Off late, we have seen a phenomenon of sorts of shutting down the website and going app-only – Myntra was the first prominent Indian e-commerce company to take this route, followed by Flipkart. Is this phenomenon going to pick pace and turn into a movement?
Apart from Myntra – Zopper, a hyperlocal shopping marketplace, also recently shut down its website citing that conversion rates i.e customers making a purchase are much higher on mobile (about 2-3 to 3 per cent ) than on website (about 0.3 per cent).
Dating and matchmaking site TrulyMadly did the same as it gets 97-98 per cent of user engagement from apps. Grocery delivery firm Peppertap says it gets 87 per cent of its orders through its mobile app. A number of fast growing firms such as TinyOwl, Grofers and RoomsTonite started as an app only company and are doing well.
Fact #1: Smartphone penetration in India is deepening and mobile-based transactions are seeing a sharp growth. Majority of transactions of ecommerce companies are through mobile and this trend is accentuating.
“India is set to overtake the US as the second largest market for smartphones in the world by 2016 as smart mobile devices become affordable”, said eMarketer, a US-based global research firm. Globally, there will be 1.91 billion smartphone users in 2015 and increase by 12.6 per cent the following year to touch 2.16 billion in 2016.
On absolute basis, mobile users have surpassed desktop users in India e.g Facebook’s India’s daily active users in India are at 55 million, out of which 49 million come through mobile (not mobile exclusive), accounting for over 89 per cent of Facebook’s daily traffic as of December 2014.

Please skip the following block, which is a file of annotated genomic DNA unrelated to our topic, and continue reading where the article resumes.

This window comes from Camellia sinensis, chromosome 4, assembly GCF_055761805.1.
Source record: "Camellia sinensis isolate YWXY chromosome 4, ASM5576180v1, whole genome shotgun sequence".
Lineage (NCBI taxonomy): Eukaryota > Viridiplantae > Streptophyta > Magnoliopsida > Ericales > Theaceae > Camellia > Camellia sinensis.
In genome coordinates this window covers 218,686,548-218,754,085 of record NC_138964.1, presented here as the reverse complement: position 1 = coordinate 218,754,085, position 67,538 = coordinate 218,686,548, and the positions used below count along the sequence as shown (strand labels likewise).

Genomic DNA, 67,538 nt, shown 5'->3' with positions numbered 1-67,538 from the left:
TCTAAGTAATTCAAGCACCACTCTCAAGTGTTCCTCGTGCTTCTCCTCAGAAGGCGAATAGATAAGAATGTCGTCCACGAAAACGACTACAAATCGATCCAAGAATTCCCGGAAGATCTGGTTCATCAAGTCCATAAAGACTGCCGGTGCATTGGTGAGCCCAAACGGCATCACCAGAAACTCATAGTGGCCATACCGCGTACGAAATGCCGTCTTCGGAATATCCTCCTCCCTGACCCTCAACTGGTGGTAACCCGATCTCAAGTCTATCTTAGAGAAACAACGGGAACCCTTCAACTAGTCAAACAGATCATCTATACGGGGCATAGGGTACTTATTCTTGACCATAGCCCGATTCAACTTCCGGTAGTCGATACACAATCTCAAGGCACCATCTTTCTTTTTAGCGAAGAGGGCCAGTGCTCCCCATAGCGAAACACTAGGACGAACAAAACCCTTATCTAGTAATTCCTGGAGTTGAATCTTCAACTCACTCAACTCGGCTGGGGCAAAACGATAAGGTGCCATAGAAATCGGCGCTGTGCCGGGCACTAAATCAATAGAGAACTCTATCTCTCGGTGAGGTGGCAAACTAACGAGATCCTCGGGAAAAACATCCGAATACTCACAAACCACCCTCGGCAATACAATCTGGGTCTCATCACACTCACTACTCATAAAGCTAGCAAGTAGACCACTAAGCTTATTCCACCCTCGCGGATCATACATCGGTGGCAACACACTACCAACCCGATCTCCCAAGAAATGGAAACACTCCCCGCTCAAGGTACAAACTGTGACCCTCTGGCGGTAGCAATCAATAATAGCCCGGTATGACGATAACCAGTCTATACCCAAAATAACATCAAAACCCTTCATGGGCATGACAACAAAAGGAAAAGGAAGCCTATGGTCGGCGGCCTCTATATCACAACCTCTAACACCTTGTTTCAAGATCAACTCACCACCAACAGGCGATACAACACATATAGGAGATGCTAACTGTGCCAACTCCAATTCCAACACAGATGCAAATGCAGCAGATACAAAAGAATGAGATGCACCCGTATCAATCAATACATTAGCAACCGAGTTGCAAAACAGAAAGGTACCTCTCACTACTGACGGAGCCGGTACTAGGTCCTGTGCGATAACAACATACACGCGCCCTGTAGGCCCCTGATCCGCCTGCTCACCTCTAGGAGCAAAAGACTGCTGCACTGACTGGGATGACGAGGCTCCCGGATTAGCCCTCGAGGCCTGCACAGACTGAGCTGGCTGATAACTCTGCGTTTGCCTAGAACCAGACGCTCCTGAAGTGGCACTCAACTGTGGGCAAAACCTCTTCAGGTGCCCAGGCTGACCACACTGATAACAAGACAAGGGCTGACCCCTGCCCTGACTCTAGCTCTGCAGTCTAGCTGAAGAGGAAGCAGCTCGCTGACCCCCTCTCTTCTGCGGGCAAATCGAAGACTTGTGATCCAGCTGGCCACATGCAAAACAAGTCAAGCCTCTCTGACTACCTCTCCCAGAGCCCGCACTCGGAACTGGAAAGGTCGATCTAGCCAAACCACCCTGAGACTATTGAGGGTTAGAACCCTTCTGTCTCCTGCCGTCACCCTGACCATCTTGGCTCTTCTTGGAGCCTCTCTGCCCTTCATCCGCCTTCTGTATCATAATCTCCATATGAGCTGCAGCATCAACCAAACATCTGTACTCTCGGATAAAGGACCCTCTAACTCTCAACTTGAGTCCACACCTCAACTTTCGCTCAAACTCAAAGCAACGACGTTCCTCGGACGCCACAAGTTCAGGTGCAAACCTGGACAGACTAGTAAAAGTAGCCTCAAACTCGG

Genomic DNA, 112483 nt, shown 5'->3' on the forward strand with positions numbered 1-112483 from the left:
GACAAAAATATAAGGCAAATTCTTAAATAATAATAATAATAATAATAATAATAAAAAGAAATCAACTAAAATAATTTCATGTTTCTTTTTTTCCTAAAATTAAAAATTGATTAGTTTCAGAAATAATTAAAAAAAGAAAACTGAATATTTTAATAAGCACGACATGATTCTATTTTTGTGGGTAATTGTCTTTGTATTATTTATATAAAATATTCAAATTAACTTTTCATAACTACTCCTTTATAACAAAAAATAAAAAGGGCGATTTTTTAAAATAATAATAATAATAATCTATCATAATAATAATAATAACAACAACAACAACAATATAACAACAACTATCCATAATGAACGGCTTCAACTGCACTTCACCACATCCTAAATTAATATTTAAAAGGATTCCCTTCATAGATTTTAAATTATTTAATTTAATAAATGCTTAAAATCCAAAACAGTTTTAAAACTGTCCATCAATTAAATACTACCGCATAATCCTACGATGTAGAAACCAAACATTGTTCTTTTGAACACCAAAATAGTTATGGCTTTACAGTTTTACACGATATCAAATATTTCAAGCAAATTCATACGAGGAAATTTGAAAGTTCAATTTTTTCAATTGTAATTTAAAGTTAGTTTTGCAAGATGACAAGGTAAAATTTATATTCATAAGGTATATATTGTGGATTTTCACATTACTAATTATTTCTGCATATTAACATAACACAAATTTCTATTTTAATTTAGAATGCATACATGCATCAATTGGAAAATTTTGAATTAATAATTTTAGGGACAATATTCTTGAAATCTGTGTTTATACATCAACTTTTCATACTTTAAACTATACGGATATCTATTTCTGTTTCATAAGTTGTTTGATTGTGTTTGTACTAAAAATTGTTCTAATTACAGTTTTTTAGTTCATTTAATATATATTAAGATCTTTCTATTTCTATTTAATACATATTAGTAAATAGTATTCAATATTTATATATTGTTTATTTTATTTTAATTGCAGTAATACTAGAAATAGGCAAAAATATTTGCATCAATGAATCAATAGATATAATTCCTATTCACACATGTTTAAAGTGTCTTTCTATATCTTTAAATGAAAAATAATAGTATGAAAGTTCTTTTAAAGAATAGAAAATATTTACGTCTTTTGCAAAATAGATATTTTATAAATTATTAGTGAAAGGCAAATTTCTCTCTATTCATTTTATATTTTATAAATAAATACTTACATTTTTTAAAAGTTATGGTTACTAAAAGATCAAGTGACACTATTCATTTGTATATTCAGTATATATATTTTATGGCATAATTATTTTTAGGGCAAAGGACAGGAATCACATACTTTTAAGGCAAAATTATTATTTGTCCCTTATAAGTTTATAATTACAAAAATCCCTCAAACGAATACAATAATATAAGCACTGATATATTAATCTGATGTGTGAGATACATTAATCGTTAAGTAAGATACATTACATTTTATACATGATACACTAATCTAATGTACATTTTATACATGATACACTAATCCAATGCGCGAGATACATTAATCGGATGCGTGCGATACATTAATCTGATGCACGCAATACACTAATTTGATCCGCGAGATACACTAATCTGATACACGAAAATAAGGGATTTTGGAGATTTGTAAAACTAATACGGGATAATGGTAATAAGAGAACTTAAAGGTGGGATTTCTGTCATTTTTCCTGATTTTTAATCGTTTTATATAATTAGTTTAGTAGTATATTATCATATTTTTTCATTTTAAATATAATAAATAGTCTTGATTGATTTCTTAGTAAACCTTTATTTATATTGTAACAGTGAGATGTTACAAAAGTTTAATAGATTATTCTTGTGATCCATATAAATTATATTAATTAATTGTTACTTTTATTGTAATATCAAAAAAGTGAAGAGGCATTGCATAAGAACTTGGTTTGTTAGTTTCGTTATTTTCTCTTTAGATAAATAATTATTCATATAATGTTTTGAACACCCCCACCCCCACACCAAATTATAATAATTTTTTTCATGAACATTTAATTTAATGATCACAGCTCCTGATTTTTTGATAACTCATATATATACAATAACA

Snapdeal’s mobile app based transactions rose to 65 per cent in 2015. Flipkart’s rose to 75 per cent, compared to six per cent in 2014.
Smartphone sales are zooming and customers use it as a first point of contact. It is widely accepted that customers buying through mobile also stay longer and are better engaged. The mobile is the preferred way to buy things online.
Fact #2: Cheaper handsets are now coming in smartphone mode and connecting an even larger Indian rural population with the internet. A laptop is seen as bulky and costly in comparison to a mobile. To reach this virgin rural customer, one way forward is app-only.
Fact #3: Mobile is not just another channel – it’s a full-fledged business, a delivery address, a world which can offer latest technologies seamlessly like virtual reality. It can also be your adviser.
Fact #4: On a desktop, one checks prices on a site, opens another site and compares prices. However, an app is a slightly difficult environment in the sense that to close and open a new app needs more patience and time. This slight difficulty creates a small trigger to not compare prices and according to behavioural economics, these small triggers significantly change customer decisions. This takes some pricing pressure away especially important in a high price-elastic market such as India. However, this is a thin aspect and could fritter away with time. Amazon once tried charging higher from Mac users on the assumption that they could pay more, and it turned out to be a PR disaster.
Fact #5: An app once downloaded, keeps on springing up in front of you and hence promotes impulse buying. Also, one carries a mobile device everywhere and hence offering more chances to ecommerce companies to sell to the customer. It is also seen that one checks the mobile as high as 150 times a day! Mobile app users are more engaged compared to web as they come back to the app and transact many more times a month compared to their desktop or mobile website counterparts.